Nevertheless, some governments in the region are now keen to implement policies favouring innovation, especially Brazil, Chile, Argentina and Mexico, which also happen to account for nine-tenths of the region’s investment in R&D. But two-thirds of R&D in Latin America is still state-funded, with about 40% of this funnelled into universities and the rest into public research institutes. This, says the UNESCO report, is contrary to the OECD average*, where as much as two-thirds of R&D resources come from the business sector. In Brazil, which has a “more adequate institutional structure for fostering innovation” than most other countries in the region, businesses still only spend 0.48% of GDP on R&D – less than one third of the OECD average. Redressing this, says the report, would be a “Herculean task”, as private spending would have to go up from US$ 9.95 billion (in 2008) to US$ 33 billion.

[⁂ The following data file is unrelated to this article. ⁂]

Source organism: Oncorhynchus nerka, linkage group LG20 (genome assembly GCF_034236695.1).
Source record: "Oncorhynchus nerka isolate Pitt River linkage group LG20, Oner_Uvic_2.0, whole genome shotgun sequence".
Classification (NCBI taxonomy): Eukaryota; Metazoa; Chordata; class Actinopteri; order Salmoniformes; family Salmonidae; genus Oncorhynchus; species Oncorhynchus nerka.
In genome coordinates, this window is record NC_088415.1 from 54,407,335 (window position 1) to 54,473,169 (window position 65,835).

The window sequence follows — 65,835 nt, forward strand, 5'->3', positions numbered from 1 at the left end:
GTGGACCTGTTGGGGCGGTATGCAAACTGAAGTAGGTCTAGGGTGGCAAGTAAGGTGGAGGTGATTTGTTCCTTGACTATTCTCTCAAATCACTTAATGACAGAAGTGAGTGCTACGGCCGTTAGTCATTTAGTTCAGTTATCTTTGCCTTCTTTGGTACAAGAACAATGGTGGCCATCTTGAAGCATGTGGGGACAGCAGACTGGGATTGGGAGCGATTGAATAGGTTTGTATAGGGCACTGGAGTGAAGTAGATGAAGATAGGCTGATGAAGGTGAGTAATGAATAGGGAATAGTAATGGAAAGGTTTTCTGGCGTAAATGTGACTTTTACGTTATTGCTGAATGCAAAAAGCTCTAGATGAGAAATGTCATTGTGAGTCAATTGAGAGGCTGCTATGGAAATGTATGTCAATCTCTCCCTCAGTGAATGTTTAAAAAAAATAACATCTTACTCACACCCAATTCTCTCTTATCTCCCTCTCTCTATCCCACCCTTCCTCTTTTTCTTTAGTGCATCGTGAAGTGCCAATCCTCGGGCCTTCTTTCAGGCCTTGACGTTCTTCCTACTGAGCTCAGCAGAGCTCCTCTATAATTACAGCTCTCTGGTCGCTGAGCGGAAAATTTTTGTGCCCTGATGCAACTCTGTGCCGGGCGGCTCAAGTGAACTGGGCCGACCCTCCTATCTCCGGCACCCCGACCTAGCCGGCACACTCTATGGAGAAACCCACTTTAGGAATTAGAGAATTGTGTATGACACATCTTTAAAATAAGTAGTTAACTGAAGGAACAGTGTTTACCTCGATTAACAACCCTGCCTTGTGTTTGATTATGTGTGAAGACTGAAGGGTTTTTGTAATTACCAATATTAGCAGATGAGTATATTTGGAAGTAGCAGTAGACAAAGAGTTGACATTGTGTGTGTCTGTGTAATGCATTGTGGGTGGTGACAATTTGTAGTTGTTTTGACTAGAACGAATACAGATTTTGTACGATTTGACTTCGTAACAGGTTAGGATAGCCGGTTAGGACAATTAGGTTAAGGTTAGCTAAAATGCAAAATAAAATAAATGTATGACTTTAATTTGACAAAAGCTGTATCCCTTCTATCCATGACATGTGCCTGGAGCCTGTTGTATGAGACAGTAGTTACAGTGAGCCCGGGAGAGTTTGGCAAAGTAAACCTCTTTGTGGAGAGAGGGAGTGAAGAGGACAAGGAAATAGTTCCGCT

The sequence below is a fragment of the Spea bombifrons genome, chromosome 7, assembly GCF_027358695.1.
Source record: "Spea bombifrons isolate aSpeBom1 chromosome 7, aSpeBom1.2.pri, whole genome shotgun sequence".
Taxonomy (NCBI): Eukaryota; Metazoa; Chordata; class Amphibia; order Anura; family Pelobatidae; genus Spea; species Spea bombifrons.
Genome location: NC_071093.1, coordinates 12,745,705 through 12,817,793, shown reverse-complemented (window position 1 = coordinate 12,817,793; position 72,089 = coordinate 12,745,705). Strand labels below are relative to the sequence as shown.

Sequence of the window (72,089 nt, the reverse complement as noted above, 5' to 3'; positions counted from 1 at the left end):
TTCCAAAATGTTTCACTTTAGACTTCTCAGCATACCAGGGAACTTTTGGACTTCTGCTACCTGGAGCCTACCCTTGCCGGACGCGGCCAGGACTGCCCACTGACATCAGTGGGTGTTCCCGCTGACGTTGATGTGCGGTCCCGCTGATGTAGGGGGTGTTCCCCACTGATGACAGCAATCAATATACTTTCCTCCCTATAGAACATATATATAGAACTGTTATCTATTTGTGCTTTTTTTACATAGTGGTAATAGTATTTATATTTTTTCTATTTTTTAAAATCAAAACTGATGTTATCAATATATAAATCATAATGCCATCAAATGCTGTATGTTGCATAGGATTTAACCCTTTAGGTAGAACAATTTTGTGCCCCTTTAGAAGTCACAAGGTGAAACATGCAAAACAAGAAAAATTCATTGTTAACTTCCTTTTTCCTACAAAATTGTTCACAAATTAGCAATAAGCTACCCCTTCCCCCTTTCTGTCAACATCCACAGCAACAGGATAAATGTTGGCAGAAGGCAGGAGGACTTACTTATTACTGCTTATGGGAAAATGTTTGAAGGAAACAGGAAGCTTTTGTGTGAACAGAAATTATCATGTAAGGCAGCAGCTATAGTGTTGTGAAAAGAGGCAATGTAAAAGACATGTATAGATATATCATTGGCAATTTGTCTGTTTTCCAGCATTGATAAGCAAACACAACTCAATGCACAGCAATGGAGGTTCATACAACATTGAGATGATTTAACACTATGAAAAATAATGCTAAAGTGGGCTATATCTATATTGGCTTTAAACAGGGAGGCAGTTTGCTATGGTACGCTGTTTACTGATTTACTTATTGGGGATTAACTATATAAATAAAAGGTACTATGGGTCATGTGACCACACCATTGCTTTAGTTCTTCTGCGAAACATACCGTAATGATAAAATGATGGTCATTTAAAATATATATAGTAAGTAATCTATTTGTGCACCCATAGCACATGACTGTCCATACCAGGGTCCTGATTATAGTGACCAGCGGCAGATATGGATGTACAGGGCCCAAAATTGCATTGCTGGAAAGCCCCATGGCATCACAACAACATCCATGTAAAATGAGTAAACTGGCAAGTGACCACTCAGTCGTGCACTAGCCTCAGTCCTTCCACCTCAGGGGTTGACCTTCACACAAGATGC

While R&D investment in the region remains low, says the report, its human capital, in terms of the number of skilled researchers in science and engineering, is healthier, having doubled between 2002 and 2007. Once again, just four countries – Argentina, Brazil, Chile and Mexico – account for over 90% of these. Already a region that trains relatively few PhDs, the picture is exacerbated by a significant brain drain, spurred on by low wages and under-use of the human resources at home. Brain drain is as high as 30.9% for Nicaragua and 28.9% for Cuba, though it is low for Brazil (3.3%) and Argentina (4.7%) and moderate for Mexico (14.3%) and Colombia (11.0%). Many of these scientists go to the USA and Spain. A 2001 census revealed 9000 PhDs from Latin America were resident in Spain. Of note is that 95% of the new PhDs in the region come from Brazil and Mexico.
Interestingly, though, in six countries of the region, women hold between 30% and 55% of all academic research positions in higher education institutes. This is higher than most other regions, including the European Union. Women are also more likely to graduate than men and even make up 60% of students in Uruguay, Mexico and Panama and 55% in Venezuela, Paraguay and Brazil. The picture is similar in Cuba, where, in 2008, 53% of all S&T professionals and 60% of all graduates entering science as a career were women. Even so, there is still a virtual barrier – the ‘glass ceiling’ – to women’s progress up the career ladder.